In the monthly "Ethical Inquiry" series, we examine ethical questions, highlighting a broad array of opinion from journalism, academia, and advocacy organizations. Our intent is to illuminate and explore the complexity of some of the most vexing ethical questions of our time.
Ethical Inquiry: February 2010
Who Bears Responsibility for the Environment?
This spring the Ethics Center is taking part in a year of activities designed to raise awareness on the Brandeis campus about climate change and the choices we make with regard to the environment. In this installment of Ethical Inquiry, we explore the opportunities and obligations of individuals and institutions to positively impact the environment.
Can an Individual Make a Difference?Many of us take some sort of action to help preserve the environment or the climate – we might switch off lights when we leave the room or drive a hybrid vehicle. And each of us can probably think of more actions we could take. Indeed, many of us have probably seen lists like this one from the Union of Concerned Scientists, “Ten Personal Solutions to Global Warming,” that suggest ways to help. But can an individual make a meaningful difference, or are individual actions just drops in the pond?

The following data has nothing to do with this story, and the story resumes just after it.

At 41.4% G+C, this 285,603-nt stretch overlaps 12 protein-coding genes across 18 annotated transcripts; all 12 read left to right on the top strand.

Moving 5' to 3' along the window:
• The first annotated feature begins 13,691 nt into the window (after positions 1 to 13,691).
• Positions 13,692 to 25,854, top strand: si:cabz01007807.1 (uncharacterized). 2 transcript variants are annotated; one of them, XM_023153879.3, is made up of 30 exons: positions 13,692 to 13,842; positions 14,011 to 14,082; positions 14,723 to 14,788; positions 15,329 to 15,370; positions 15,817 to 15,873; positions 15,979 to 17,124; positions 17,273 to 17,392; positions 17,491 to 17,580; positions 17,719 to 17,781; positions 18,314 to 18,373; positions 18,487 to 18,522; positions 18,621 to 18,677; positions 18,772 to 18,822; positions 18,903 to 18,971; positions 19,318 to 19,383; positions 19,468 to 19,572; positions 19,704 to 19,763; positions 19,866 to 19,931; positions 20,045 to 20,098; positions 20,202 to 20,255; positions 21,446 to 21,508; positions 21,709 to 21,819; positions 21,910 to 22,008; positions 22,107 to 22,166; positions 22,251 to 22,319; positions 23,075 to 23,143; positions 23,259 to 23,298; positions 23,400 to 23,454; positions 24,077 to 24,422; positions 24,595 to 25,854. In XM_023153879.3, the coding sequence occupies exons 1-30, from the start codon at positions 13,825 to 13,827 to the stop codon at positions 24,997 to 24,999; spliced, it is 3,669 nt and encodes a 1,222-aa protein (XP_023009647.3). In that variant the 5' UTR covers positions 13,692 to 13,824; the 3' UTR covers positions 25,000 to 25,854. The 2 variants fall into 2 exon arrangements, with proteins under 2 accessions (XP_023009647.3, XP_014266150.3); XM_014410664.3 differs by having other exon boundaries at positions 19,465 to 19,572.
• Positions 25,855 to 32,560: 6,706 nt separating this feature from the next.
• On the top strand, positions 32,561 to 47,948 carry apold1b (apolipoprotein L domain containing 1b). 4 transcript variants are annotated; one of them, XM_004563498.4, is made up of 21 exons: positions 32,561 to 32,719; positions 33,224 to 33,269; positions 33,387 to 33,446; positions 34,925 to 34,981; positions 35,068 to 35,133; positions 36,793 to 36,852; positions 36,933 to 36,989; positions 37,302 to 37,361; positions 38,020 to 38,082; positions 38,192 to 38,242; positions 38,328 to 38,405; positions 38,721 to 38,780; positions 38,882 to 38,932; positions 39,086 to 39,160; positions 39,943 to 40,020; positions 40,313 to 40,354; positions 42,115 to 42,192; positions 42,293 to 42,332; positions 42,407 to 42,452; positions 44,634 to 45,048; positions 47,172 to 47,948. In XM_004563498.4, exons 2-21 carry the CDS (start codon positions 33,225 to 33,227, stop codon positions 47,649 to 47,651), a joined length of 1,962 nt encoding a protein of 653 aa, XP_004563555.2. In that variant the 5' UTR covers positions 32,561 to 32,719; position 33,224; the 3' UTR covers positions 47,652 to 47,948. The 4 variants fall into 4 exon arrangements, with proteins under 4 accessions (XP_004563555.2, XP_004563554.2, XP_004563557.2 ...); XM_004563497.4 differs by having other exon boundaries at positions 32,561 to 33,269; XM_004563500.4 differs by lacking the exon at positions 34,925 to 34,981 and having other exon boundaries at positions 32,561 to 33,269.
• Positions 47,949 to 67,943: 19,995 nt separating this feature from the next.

The scale of the problem (See the “Data Store” website from The Guardian) might lead us to be rather pessimistic about the potential positive impact an individual can have.
Such pessimism is not just a morale problem; it might also serve as the root of a philosophical argument against the duty of the individual to the environment. According to the principle that “ought implies can” (subscription may be required to access link), often cited by moral philosophers, if a person lacks the ability to do something, she cannot be obliged to act. If it is the case that individuals cannot make a difference with respect to the environment, then the ‘ought implies can’ principle suggests that individuals have no obligation to act in environmentally responsible ways.